District 2 Councilwoman Jen Campbell, second from left, “Did a photo op at Kate Sessions to plant a tree, which shows how completely out of touch she is to our crime issues and our homeless problems,” one PB resident complained.
There is talk among voters in San Diego’s council District 2 about starting a petition to recall Councilmember Jennifer Campbell who they feel is ghosting her constituents and their public safety concerns, most notably in Pacific Beach and Ocean Beach.
District 2 includes the communities of Clairemont, Linda Vista, Pacific Beach, Midway, Mission Beach, Ocean Beach, and Point Loma. “The District 2 residents are highly passionate people and suffer from the most crime throughout San Diego. It is apparent by all that Jen Campbell is out of touch and naïve to this fact and to her own district’s priorities,” a resident I’ll call Sue told me. “Therefore, District 2 has been learning to handle matters without the support of... Jen Campbell. And now, there is talk throughout District 2 of starting a recall petition.”
Jen Campbell flipped flapjacks at the OB Pier Pancake Breakfast, but she refused residents’ requests to walk along the OB Wall to see their health and safety concerns first hand.
Sue, a Pacific Beach resident and advocate for public safety, said she was initially optimistic about developing a relationship between Campbell and the community. Until she and two other residents scheduled an appointment to meet with Campbell at City Hall early in 2019 to discuss the need for help in the beach communities.
“Mind you, the three of us set aside two hours on a rainy day and drove down to City Hall to meet with Jen Campbell and her staff.... When we showed up to City Hall, two of her staff members informed us that Campbell had to leave due to a family emergency and she wouldn’t be joining us. The meeting went on as planned but was cut short due to the staff’s time constraints. We didn’t get through all of our issues and we were somewhat rushed out of the meeting. We sent an email the following day to reschedule with Jen Campbell herself and they declined…. This was the beginning of a rocky relationship.”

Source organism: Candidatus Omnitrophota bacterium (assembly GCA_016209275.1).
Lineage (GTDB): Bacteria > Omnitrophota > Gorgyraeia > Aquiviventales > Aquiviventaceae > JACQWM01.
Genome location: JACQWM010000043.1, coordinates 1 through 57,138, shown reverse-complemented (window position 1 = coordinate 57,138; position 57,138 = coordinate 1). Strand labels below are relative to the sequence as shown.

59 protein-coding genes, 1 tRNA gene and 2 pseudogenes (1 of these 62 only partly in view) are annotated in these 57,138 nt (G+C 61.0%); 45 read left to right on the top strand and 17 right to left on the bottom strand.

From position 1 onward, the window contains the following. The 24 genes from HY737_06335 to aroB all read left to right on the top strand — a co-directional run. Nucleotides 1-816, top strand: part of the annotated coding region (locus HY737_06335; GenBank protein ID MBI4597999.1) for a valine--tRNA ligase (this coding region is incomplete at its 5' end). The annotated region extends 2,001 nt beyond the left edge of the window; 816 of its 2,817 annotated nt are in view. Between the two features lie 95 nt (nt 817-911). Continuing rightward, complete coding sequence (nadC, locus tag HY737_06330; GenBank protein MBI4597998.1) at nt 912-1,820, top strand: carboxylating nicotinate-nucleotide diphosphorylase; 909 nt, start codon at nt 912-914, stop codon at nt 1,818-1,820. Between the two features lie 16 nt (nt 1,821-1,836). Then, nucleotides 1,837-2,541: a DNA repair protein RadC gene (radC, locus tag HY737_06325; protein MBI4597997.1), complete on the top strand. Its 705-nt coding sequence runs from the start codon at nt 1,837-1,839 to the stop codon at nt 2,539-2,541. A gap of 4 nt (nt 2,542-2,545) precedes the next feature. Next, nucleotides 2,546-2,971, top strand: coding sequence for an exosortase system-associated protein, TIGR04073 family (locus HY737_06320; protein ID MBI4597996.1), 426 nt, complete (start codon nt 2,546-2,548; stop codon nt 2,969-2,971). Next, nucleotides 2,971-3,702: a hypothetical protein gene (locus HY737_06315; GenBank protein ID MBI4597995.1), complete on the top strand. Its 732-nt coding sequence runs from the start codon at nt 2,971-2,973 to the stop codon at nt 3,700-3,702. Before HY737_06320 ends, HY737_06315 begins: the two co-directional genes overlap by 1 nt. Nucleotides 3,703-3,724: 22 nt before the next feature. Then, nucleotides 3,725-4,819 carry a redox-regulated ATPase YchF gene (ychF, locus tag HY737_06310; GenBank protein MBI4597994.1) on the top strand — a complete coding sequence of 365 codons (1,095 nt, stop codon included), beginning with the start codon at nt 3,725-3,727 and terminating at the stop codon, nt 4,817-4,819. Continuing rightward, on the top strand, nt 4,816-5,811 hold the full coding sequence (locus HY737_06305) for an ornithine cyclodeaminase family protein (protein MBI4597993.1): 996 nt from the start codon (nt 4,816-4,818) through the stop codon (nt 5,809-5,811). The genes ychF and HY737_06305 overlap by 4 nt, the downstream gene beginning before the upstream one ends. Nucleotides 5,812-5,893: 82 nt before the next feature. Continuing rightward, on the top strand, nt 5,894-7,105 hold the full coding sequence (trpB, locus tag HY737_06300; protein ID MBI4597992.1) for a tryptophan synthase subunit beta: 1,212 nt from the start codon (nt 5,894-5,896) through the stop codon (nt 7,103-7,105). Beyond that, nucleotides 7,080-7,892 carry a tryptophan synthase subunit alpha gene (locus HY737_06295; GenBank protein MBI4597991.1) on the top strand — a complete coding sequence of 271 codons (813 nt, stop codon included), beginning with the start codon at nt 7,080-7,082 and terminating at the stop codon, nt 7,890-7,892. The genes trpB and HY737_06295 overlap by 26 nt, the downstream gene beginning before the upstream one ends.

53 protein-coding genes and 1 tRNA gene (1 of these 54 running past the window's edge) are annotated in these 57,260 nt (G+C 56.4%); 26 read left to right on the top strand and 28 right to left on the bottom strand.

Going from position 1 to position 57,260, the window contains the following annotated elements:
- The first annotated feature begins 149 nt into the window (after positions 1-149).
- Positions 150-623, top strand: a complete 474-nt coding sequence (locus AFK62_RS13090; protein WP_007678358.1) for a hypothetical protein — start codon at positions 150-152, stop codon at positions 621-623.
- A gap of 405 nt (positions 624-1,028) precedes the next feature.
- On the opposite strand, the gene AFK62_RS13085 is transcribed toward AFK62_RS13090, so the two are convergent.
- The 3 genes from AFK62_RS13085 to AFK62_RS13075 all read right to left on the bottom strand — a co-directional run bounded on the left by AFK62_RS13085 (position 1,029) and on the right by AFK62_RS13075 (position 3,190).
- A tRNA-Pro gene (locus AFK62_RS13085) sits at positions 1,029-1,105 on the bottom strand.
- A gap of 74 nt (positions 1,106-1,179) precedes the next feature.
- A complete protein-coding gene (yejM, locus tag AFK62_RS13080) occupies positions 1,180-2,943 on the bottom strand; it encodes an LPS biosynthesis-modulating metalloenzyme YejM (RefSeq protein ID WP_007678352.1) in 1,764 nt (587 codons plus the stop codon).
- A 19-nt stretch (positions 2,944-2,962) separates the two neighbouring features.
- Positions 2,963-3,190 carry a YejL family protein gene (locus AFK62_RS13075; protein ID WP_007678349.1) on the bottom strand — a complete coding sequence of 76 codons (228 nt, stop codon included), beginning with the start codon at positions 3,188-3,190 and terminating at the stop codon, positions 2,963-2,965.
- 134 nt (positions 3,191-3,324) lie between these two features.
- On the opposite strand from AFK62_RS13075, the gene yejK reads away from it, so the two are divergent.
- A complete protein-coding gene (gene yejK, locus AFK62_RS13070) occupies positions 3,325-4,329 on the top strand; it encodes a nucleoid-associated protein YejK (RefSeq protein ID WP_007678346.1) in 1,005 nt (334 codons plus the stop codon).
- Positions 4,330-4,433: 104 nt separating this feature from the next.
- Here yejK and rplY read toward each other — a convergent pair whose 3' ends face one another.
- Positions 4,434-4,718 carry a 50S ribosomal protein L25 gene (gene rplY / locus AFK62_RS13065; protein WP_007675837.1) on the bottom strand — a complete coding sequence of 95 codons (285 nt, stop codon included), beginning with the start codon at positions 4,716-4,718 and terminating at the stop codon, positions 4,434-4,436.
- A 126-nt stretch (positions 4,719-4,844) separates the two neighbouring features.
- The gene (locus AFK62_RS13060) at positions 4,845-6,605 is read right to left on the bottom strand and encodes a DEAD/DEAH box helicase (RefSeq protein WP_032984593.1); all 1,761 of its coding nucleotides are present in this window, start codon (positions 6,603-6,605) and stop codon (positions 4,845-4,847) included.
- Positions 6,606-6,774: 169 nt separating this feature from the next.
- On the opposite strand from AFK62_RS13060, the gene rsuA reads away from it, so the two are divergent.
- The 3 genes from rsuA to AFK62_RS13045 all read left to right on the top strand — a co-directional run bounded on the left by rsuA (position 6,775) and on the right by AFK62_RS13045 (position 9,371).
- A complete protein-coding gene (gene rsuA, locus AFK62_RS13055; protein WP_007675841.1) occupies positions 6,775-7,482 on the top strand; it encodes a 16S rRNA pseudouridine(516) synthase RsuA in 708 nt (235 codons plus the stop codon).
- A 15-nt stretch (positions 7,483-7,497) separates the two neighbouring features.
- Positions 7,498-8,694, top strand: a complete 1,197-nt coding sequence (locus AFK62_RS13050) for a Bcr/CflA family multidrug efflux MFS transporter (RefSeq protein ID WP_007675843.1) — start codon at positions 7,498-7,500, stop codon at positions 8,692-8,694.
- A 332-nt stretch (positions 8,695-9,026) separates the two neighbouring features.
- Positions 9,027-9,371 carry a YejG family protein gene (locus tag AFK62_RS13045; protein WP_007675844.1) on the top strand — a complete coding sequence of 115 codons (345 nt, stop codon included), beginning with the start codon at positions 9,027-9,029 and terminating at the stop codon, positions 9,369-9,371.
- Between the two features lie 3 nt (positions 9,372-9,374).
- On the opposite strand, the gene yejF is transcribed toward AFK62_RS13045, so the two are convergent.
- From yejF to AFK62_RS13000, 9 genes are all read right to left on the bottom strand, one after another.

According to the women, Campbell herself has never responded to their emails, hasn’t shown up to events, and heavily relies on her staff to handle everything. “We rarely ever see her in Pacific Beach,” Sue says. “She recently did a photo op at Kate Sessions to plant a tree, which shows how completely out of touch she is to our crime issues and our homeless problems. I consistently email her staff, bringing the problems to their front door, but they respond only with generic robotic political jargon…. I invited them to our successful Pacific Beach crime walk in September and received no response. This walk resulted in Pacific Beach starting a Guardian Angel chapter for those who wanted to get involved in improving the crime in our community. Not once has Campbell’s office reached out to see how they can assist.”
Another Pacific Beach resident, Kris, feels the same way. “She’s not here, ever. She never comes to Pacific Beach Town Council meetings, or community events, or walks or attends anything we invite her too. She sends staff. This is unacceptable, especially since she is supposed to be our representative for three more years.”
Campbell was invited to an annual Pacific Beach Town Council event honoring first responders. She was a no show.
In her first newsletter, The Campbell Chronicles, published in February 2019, Campbell said she believes that the “City Council is the customer service department of government,” and “I’m honored to be representing you at City Hall, making sure the voices of our Beach and Bay Communities are heard... our office staff has been out to all the areas of the district. Our community representatives have been attending community meets & gatherings and checking areas that need attention.… That kind of constituent care is of the utmost importance to me. That is why I’ve started our ‘Java with Jen’ program, a monthly community coffee. It’s a great way for all of us to get to know each other and talk about your issues and concerns. Each month, on a Saturday morning, we will be having coffee and conversation in a different area of District 2, so watch for our next one in your community.’
“I went to Jen Campbell’s Java with Jen one-on-one meeting recently at the OB Women’s Club,” Kym Keirman told us. “Was given five minutes to speak with her. Found her to be dismissive, defensive, blamed everything on her predecessor, and claimed much of it was out of her hands and falls to the Mayors office.... I was then moved along after five minutes.”
At November’s Java with Jen her reps told those in attendance that “she was sick” and couldn’t attend.